Saikrishna Prakash

Fast Facts

Areas Of Expertise

  • Foreign Affairs
  • Domestic Affairs
  • Law and Justice
  • Governance
  • Political Parties and Movements
  • Politics
  • The Presidency
  • Supreme Court

Saikrishna Prakash, faculty senior fellow, is the James Monroe Distinguished Professor of Law and Albert Clark Tate, Jr., Professor of Law at the University of Virginia Law School. His scholarship focuses on separation of powers, particularly executive powers. He teaches constitutional law, foreign relations Law and presidential powers at the University of Virginia Law School.

Prakash majored in economics and political science at Stanford University. At Yale Law School, he served as senior editor of the Yale Law Journal and received the John M. Olin Fellowship in Law, Economics and Public Policy. After law school, he clerked for Judge Laurence H. Silberman of the U.S. Court of Appeals for the District of Columbia Circuit and for Justice Clarence Thomas of the U.S. Supreme Court. After practicing in New York for two years, he served as a visiting professor at the University of Illinois College of Law and as an associate professor at Boston University School of Law. He then spent several years at the University of San Diego School of Law as the Herzog Research Professor of Law. Prakash has been a visiting professor at the Northwestern University School of Law and the University of Chicago Law School. He also has served as a James Madison Fellow at Princeton University and Visiting Research Fellow at the Hoover Institution at Stanford University.

Among Prakash's articles are "50 States, 50 Attorneys General and 50 Approaches to the Duty to Defend," published in the Yale Law Journal; "The Imbecilic Executive," published in the Virginia Law Review; and "The Sweeping Domestic War Powers of Congress," published in the Michigan Law Review. He is the author of The Living Presidency: An Originalist Argument against Its Ever-Expanding Powers and Imperial from the Beginning: The Constitution of the Original Executive.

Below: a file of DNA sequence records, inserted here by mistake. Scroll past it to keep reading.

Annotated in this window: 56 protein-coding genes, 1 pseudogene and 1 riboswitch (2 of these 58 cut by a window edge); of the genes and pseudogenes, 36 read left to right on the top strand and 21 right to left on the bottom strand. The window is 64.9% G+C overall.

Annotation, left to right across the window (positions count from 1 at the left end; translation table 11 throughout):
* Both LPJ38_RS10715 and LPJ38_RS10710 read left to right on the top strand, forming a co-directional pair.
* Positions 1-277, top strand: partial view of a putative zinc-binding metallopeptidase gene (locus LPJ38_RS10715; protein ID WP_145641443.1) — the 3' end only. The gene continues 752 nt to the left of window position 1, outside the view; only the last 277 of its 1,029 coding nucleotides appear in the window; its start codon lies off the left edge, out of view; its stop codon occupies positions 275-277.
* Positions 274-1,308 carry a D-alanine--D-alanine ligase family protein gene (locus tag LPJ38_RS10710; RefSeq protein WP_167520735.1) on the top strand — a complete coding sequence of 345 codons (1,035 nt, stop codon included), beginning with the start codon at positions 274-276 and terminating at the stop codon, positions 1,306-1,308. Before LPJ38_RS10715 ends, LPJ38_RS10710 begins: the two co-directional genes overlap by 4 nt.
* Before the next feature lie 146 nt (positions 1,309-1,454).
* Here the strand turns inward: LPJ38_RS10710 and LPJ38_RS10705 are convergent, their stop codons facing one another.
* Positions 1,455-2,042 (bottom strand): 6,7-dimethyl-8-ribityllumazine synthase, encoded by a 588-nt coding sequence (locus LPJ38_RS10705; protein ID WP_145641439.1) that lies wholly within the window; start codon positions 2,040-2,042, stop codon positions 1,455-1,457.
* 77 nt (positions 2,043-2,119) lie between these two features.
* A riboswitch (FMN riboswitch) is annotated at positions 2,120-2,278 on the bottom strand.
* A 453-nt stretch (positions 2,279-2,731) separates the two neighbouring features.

Saikrishna Prakash News Feed

“It would resemble a banana republic if people came into office and started going after their opponents willy-nilly,” said Saikrishna Prakash, a constitutional law professor at the University of Virginia who studies executive power.
Saikrishna Prakash Washington Post
Leading up to the Miller Center’s 50th anniversary in 2025, this conference shares new ideas and best practices to support a more responsible and effective presidency.
Miller Center Presents
The threat of a debt default is again in the air, with the possible dreadful effect of ruining the credit of the U.S. To stave off that default and embarrassment, President Biden is toying with the idea of asserting that the debt ceiling violates the 14th Amendment. Neither the Constitution nor the law nor common sense is on his side.
Saikrishna Prakash The Wall Street Journal
Whether the Constitution grants the President a removal power is a longstanding, far-reaching, and hotly contested question. Based on new materials from the Founding and early practice, we defend the Madisonian view that the “executive power” encompassed authority to remove executive officials at pleasure. This conception prevailed in Congress and described executive branch practice, with Presidents issuing commissions during pleasure and removing executive officers at will.
Saikrishna Prakash Harvard Law Review
“You have to wonder what purpose is served by repealing the 2002 AUMF in isolation,” said Saikrishna Prakash, a law professor at the University of Virginia and expert on presidential powers. “By the time you get to Vietnam and beyond, the executive branch believes that it has constitutional authority to use massive amounts of military force without going to Congress,” he said.
Saikrishna Prakash The Wall Street Journal
With two U.S. presidents now facing special counsel investigations and one facing legal jeopardy on a host of other matters, questions over how and when a president might face legal action are swirling. Attorney General Merrick Garland recently appointed a special counsel to investigate President Joseph Biden and his administration’s handling of classified documents, months after an investigation of President Donald Trump’s storage of classified files at his Mar-a-Lago home in Florida commenced. Trump is also facing criminal investigations and civil litigation involving his actions on Jan. 6, his tax and business activities, alleged election interference and more.
Saikrishna Prakash UVA School of Law